Humility - January
Humility has a central place in Christ’s teaching. It is contrasted with pride, where people ascribe to themselves the honour and glory which is God’s alone. Ultimately, pride seeks to compete with God, whereas humility acknowledges that God is God and that we should live in trusting dependence upon God.
The story of the Fall and the Tower of Babel are both about the potential of humanity to overreach itself, to want to be like God. Thousands of years of human history demonstrate the persistence and pernicious effects of this tendency.
Jesus taught his followers that if they wished to enter the Kingdom of Heaven they must be like children. This is no sentimental picture of children, who are quite capable of arrogance and the desire to see the whole world revolve round them. Jesus is challenging people to become like those who have no legal or social standing, to become like servants. Throughout his teaching, Jesus uses a series of images and examples to encourage his disciples to ‘take the lower place’, or ‘to wash each other’s feet.’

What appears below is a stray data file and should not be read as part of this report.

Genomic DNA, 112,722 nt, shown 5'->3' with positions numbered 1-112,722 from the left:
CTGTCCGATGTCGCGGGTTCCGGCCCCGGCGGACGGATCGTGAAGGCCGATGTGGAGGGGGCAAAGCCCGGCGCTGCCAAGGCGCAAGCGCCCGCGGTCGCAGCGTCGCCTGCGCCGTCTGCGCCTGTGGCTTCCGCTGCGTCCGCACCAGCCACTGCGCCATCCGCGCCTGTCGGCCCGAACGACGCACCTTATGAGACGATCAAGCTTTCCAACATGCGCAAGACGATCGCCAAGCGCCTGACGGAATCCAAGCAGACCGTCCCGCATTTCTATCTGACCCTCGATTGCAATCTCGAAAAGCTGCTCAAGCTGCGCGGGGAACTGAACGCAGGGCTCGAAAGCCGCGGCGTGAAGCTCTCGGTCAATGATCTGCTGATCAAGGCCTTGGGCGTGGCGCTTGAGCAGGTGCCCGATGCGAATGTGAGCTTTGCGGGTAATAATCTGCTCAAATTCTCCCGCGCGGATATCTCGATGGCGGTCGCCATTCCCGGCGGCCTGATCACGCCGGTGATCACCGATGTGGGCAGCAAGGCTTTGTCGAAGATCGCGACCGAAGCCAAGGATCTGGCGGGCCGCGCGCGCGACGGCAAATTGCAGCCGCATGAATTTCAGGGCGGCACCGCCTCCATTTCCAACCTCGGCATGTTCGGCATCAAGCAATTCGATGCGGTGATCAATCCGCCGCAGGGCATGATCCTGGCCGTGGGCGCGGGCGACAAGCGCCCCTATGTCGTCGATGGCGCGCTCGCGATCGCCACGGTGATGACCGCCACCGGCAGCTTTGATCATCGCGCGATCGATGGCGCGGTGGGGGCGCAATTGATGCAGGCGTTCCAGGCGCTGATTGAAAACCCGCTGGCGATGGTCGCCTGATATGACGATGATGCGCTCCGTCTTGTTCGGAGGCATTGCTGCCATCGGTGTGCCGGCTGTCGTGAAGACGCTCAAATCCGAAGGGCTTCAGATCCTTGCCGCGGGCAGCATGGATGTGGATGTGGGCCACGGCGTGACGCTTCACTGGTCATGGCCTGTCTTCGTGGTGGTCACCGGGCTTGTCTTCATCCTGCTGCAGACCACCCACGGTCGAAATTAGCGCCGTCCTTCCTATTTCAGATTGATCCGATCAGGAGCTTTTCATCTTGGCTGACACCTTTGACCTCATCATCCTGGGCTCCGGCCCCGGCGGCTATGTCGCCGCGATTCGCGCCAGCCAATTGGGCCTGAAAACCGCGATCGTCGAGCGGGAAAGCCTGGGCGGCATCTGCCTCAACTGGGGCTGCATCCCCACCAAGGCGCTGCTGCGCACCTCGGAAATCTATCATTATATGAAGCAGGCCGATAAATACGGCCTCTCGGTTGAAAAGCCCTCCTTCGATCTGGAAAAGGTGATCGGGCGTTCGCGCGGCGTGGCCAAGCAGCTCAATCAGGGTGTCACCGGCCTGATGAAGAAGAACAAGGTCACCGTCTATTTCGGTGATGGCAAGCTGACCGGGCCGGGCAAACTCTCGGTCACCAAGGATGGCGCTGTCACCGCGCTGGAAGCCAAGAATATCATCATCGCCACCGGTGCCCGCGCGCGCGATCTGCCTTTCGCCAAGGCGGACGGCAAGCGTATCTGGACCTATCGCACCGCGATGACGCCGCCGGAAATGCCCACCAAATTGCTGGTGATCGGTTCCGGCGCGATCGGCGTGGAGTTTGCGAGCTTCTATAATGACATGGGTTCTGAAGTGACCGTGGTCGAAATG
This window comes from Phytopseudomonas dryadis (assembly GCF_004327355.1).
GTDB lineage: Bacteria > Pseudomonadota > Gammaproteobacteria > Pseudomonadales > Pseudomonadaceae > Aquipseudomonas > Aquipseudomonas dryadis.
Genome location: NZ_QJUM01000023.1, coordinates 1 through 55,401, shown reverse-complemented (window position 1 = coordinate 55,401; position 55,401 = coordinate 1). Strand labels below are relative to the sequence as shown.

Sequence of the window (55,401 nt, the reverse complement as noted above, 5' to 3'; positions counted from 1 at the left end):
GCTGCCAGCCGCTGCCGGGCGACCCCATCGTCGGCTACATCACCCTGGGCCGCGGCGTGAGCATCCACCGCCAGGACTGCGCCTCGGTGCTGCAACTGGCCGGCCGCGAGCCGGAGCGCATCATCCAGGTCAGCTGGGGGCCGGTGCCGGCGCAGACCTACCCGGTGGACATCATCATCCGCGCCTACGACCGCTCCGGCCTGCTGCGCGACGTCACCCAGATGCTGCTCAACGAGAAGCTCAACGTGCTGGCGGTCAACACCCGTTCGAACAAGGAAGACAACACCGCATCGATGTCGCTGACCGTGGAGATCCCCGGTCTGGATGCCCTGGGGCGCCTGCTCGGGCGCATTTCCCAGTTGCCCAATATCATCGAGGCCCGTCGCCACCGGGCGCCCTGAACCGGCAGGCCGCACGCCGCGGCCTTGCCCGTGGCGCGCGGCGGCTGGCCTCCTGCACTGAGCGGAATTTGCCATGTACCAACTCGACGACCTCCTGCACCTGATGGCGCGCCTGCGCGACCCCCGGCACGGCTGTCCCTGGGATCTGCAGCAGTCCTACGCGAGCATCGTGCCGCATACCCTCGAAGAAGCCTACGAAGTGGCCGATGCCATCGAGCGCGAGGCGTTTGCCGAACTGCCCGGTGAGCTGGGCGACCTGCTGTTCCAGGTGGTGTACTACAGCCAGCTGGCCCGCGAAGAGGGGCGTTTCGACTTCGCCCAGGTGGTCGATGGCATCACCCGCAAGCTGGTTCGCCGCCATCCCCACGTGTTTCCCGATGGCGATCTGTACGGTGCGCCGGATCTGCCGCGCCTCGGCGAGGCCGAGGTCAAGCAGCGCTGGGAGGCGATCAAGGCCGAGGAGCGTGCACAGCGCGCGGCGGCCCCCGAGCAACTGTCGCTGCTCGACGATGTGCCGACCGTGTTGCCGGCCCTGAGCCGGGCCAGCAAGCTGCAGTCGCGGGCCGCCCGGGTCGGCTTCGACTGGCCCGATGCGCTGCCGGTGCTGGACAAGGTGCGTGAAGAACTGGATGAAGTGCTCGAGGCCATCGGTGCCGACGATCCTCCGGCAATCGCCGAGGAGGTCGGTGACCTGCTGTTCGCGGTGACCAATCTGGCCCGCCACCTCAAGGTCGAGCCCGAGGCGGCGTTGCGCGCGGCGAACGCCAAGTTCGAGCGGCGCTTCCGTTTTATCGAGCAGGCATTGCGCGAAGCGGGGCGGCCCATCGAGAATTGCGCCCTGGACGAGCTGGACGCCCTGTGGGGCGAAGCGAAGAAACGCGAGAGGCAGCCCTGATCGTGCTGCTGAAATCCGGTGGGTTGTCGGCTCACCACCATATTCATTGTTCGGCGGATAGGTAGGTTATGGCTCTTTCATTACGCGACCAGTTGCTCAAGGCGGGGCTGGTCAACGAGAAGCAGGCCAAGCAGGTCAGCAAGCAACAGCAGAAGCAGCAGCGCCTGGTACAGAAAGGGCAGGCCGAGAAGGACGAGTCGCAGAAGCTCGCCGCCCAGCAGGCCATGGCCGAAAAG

The words ‘humility’ and ‘humanity’ are directly linked, both being derived from ‘humus’ – the earth. God made us from the earth and in being humble we ‘earth’ our view of ourselves in reality. When compared to God we are nothing but that nothing is infinitely valuable to God who shared human nature.
The Christian doctrine of the Incarnation – the Son of God taking human flesh – is presented by Paul as the supreme act of humility in which Christ ‘emptied himself’ and took the form of a slave (Philippians 2:5-11).
The Christian message insists that it is through identifying with Christ’s humble service and sacrifice that we rediscover that other truth about ourselves – that we are sons and daughters of God and made in God’s image.
The Bible makes it clear that God is on the side of the humble and against the proud. As Mary sings in the Magnificat: He has brought down rulers from their thrones but has lifted up the humble (Luke 1:52).
In the parable of the Pharisee and the tax-collector, Jesus criticises those who are ‘confident in their own righteousness’ (Luke 18:9-14). He contrasts the self-congratulatory prayer of the one with the penitent humility of the other and concludes with the words: ‘Everyone who exalts himself will be humbled, and he who humbles himself will be exalted.’
Christians are called to a humility that challenges the values of our surrounding culture. Humility does not exclude a rightful satisfaction in the successful use of our talents or in a job well done, but it will always recognise that our gifts are from God and that, in relation to God, all human achievement is relatively small and short-lived.